Customizing UNIX system startup

System state directories

System states 0, 1, 2, and 3 each have a directory of files that are executed in transitions to and from that state. These directories are /etc/rc0.d, /etc/rc1.d, /etc/rc2.d, and /etc/rc3.d, respectively. States 2 and 3 also execute files in the /etc/dinit.d directory. Most files in these directories are linked to files in the /etc/init.d directory. Typically, their purpose is to start and stop various system services or daemons.

The system state files in /etc/dinit.d are named according to the following conventions:




Each filename consists of three parts:

S or K
The first letter specifies whether the process should be started (S) or killed (K) on entering the new system state.

The next two characters form a number between 00 and 99. They show the order in which the files will be started (S00, S01, S02, and so on) or killed (K00, K01, K02, and so on).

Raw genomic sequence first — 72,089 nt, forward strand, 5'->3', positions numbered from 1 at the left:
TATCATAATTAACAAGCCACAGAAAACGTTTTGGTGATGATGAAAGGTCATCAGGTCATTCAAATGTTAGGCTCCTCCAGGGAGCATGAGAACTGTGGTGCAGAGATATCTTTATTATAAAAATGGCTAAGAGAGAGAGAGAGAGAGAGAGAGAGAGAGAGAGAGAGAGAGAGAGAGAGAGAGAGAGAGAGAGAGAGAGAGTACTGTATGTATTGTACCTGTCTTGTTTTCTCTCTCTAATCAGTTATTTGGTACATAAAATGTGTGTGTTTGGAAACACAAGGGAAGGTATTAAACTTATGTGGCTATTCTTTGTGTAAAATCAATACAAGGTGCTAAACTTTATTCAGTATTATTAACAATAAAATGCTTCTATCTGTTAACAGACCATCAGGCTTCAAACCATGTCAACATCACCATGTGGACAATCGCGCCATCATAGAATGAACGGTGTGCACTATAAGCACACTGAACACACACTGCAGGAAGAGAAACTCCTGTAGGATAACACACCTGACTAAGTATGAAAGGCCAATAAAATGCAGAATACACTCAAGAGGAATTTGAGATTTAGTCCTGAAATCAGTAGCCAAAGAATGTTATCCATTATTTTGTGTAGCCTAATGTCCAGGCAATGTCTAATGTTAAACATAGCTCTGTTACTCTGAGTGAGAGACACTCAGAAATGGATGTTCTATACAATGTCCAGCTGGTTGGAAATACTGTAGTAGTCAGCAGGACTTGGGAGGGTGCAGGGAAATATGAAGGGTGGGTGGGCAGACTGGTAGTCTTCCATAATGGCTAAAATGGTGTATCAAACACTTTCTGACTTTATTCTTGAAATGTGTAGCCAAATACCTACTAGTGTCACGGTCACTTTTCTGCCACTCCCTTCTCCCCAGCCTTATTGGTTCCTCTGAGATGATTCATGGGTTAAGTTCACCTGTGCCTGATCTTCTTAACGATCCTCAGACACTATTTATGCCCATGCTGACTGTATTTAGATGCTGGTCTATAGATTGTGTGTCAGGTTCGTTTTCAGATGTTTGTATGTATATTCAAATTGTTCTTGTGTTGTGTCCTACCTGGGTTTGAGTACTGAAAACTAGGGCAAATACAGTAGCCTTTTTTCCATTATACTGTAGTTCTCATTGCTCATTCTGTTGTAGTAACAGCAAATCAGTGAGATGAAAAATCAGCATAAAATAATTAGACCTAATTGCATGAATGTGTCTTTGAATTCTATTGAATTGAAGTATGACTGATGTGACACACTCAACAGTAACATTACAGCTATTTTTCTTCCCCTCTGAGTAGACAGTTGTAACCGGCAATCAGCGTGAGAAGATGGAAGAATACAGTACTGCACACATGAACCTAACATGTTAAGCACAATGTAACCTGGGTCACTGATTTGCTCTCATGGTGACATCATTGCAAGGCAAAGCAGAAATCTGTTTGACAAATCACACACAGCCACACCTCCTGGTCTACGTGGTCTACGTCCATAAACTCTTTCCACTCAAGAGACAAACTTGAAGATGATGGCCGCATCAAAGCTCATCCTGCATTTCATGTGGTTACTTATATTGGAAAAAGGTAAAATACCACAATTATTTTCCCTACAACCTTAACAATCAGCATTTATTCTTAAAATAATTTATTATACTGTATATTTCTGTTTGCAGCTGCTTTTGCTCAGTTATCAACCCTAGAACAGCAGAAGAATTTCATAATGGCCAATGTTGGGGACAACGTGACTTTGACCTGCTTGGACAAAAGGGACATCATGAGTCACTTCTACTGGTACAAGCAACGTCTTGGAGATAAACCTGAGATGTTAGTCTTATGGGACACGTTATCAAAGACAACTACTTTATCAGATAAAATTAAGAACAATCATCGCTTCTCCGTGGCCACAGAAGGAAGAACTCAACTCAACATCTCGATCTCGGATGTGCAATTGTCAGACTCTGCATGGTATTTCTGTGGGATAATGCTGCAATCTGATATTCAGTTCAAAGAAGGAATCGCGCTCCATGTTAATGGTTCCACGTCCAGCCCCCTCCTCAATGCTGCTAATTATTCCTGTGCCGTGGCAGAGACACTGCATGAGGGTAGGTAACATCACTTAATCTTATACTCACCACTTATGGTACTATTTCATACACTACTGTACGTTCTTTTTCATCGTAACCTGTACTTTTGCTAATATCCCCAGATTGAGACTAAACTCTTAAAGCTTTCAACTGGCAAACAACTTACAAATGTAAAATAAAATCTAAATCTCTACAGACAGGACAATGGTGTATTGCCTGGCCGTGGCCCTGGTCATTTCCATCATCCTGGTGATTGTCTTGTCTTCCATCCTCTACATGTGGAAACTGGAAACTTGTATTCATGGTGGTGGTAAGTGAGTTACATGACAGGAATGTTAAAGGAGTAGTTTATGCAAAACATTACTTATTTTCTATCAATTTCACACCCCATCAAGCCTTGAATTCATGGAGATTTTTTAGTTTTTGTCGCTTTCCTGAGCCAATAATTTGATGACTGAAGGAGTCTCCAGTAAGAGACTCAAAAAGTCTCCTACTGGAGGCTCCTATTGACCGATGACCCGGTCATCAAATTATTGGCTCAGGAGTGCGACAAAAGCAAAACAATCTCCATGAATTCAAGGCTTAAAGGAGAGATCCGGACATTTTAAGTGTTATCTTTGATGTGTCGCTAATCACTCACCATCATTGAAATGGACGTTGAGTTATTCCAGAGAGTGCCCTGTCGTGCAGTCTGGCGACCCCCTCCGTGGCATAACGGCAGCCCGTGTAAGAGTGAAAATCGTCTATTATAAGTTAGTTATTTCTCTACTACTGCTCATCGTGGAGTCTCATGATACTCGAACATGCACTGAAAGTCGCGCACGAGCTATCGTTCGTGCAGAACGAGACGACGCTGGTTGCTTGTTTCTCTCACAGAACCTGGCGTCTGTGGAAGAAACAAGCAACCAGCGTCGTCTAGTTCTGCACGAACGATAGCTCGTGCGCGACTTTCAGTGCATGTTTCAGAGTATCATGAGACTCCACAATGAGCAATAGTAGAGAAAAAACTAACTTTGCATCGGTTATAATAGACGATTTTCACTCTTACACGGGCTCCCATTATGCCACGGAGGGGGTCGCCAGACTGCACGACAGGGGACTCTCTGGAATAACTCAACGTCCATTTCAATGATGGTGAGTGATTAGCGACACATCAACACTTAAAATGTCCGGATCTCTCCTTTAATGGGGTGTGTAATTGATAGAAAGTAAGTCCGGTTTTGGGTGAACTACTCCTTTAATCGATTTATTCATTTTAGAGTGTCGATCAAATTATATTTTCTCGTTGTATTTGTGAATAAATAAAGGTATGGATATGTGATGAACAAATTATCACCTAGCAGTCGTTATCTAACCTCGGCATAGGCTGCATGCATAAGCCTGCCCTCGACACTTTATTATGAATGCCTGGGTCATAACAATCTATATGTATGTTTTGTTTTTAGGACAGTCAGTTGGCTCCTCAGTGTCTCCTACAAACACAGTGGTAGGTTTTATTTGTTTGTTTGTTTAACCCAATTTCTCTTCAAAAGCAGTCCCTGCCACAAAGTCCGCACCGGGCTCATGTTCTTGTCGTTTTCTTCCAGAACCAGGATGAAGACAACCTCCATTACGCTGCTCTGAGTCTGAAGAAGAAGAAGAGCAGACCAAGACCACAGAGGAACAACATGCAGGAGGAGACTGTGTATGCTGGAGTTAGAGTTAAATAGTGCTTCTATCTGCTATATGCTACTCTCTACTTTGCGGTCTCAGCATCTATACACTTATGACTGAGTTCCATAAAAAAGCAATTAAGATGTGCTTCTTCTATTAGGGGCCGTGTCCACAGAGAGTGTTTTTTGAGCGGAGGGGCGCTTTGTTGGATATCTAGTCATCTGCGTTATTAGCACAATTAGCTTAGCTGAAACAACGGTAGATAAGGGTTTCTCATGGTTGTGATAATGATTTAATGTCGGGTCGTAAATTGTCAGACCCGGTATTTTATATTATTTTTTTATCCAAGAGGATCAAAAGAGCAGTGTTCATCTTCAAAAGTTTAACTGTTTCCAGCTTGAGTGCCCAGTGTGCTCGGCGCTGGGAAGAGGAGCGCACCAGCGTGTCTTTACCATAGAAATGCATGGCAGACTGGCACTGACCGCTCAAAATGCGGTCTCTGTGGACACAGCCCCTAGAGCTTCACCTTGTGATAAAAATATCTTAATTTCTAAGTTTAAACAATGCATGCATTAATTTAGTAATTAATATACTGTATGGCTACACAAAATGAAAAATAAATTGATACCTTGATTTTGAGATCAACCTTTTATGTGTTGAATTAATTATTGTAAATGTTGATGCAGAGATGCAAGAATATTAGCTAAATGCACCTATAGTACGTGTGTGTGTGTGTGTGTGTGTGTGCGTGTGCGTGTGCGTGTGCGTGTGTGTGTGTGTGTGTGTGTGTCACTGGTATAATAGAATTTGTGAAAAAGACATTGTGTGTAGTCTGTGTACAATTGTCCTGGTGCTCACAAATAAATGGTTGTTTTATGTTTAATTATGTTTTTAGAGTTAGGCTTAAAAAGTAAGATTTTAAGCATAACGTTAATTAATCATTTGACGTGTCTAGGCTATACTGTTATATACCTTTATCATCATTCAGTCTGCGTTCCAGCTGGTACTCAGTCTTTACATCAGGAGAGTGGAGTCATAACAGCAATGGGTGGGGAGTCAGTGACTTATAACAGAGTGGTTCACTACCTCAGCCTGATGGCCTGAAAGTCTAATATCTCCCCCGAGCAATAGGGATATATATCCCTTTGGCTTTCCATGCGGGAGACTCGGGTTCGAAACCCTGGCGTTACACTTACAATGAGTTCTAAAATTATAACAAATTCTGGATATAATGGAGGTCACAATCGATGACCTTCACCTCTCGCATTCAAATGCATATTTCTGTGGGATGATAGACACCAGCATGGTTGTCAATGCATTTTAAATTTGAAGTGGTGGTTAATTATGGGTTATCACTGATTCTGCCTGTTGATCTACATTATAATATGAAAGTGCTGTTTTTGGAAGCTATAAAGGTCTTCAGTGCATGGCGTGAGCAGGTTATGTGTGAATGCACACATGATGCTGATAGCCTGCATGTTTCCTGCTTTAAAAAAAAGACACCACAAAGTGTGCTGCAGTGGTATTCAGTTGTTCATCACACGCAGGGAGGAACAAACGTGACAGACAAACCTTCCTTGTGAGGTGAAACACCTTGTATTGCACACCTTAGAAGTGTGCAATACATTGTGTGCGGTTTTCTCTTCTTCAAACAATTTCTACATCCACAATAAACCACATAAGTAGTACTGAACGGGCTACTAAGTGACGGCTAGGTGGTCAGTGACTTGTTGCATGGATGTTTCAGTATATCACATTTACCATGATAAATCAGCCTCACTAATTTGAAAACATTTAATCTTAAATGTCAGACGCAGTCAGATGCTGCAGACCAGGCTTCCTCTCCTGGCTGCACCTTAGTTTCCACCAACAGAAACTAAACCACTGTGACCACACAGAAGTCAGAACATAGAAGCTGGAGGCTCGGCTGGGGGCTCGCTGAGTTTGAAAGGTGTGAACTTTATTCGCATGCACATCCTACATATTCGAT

The rest of the filename is the name of the file in the /etc/init.d directory to which this file is linked.

How system state files are used

The /etc/init.d/lp shell script is linked to the /etc/dinit.d/S80lp and /etc/rc0.d/K20lp files. When run with the start option, the /etc/init.d/lp script executes /usr/lib/lpsched to start the printing scheduler. When run with the stop option, it executes /usr/lib/lpshut to kill the printing scheduler.

When you run init 2, init runs the scripts in /etc/dinit.d, one of which is S80lp. The script S80lp is executed with the start option, as follows:

sh S80lp start

Similarly, when you run init 0, /etc/rc0.d/K20lp is executed with the stop option:

sh K20lp stop

Running either of these scripts is the same as running /etc/init.d/lp with the appropriate start or stop option.

Creating your own system state files

Because system state files are shell scripts, you can read them to see what they do. You can also change the files, although it is preferable to create your own versions because the delivered scripts may change in future releases.

Follow these rules when creating your own scripts:

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UnixWare 7 Release 7.1.4 - 22 April 2004